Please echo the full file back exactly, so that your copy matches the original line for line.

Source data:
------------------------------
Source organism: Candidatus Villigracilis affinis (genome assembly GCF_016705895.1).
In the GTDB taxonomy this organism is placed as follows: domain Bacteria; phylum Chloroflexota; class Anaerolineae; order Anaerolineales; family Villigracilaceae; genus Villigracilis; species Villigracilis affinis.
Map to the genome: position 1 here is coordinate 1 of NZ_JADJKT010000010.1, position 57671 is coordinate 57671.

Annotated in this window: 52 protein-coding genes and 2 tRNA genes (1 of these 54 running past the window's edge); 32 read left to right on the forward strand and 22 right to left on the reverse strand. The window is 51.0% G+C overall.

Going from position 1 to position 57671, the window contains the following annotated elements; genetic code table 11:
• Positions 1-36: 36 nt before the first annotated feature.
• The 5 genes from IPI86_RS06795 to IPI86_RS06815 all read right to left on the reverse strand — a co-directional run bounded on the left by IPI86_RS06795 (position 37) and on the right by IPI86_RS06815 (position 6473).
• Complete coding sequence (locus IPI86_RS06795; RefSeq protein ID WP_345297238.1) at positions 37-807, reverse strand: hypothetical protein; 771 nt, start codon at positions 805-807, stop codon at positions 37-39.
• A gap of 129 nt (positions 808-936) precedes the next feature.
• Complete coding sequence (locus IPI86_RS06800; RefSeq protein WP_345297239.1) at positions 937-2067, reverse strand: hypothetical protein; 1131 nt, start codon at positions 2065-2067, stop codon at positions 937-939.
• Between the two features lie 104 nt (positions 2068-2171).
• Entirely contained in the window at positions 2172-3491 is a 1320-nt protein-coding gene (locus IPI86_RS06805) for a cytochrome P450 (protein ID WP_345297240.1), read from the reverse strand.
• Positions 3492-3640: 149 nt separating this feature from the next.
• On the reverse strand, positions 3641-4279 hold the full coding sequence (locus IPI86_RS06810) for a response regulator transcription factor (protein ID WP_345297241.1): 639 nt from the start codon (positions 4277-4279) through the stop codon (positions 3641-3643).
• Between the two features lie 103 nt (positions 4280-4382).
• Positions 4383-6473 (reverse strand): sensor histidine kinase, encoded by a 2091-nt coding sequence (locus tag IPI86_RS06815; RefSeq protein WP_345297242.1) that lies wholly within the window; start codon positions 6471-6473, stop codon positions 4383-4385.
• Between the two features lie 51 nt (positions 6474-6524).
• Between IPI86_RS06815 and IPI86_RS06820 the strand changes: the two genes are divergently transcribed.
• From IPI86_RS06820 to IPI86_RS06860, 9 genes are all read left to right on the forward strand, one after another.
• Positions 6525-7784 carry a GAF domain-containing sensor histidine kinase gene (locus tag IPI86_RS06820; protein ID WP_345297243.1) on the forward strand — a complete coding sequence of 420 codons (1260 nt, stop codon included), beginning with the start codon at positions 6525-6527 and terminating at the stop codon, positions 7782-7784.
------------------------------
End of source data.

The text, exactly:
Source organism: Candidatus Villigracilis affinis (genome assembly GCF_016705895.1).
In the GTDB taxonomy this organism is placed as follows: domain Bacteria; phylum Chloroflexota; class Anaerolineae; order Anaerolineales; family Villigracilaceae; genus Villigracilis; species Villigracilis affinis.
Map to the genome: position 1 here is coordinate 1 of NZ_JADJKT010000010.1, position 57671 is coordinate 57671.

Annotated in this window: 52 protein-coding genes and 2 tRNA genes (1 of these 54 running past the window's edge); 32 read left to right on the forward strand and 22 right to left on the reverse strand. The window is 51.0% G+C overall.

Going from position 1 to position 57671, the window contains the following annotated elements; genetic code table 11:
• Positions 1-36: 36 nt before the first annotated feature.
• The 5 genes from IPI86_RS06795 to IPI86_RS06815 all read right to left on the reverse strand — a co-directional run bounded on the left by IPI86_RS06795 (position 37) and on the right by IPI86_RS06815 (position 6473).
• Complete coding sequence (locus IPI86_RS06795; RefSeq protein ID WP_345297238.1) at positions 37-807, reverse strand: hypothetical protein; 771 nt, start codon at positions 805-807, stop codon at positions 37-39.
• A gap of 129 nt (positions 808-936) precedes the next feature.
• Complete coding sequence (locus IPI86_RS06800; RefSeq protein WP_345297239.1) at positions 937-2067, reverse strand: hypothetical protein; 1131 nt, start codon at positions 2065-2067, stop codon at positions 937-939.
• Between the two features lie 104 nt (positions 2068-2171).
• Entirely contained in the window at positions 2172-3491 is a 1320-nt protein-coding gene (locus IPI86_RS06805) for a cytochrome P450 (protein ID WP_345297240.1), read from the reverse strand.
• Positions 3492-3640: 149 nt separating this feature from the next.
• On the reverse strand, positions 3641-4279 hold the full coding sequence (locus IPI86_RS06810) for a response regulator transcription factor (protein ID WP_345297241.1): 639 nt from the start codon (positions 4277-4279) through the stop codon (positions 3641-3643).
• Between the two features lie 103 nt (positions 4280-4382).
• Positions 4383-6473 (reverse strand): sensor histidine kinase, encoded by a 2091-nt coding sequence (locus tag IPI86_RS06815; RefSeq protein WP_345297242.1) that lies wholly within the window; start codon positions 6471-6473, stop codon positions 4383-4385.
• Between the two features lie 51 nt (positions 6474-6524).
• Between IPI86_RS06815 and IPI86_RS06820 the strand changes: the two genes are divergently transcribed.
• From IPI86_RS06820 to IPI86_RS06860, 9 genes are all read left to right on the forward strand, one after another.
• Positions 6525-7784 carry a GAF domain-containing sensor histidine kinase gene (locus tag IPI86_RS06820; protein ID WP_345297243.1) on the forward strand — a complete coding sequence of 420 codons (1260 nt, stop codon included), beginning with the start codon at positions 6525-6527 and terminating at the stop codon, positions 7782-7784.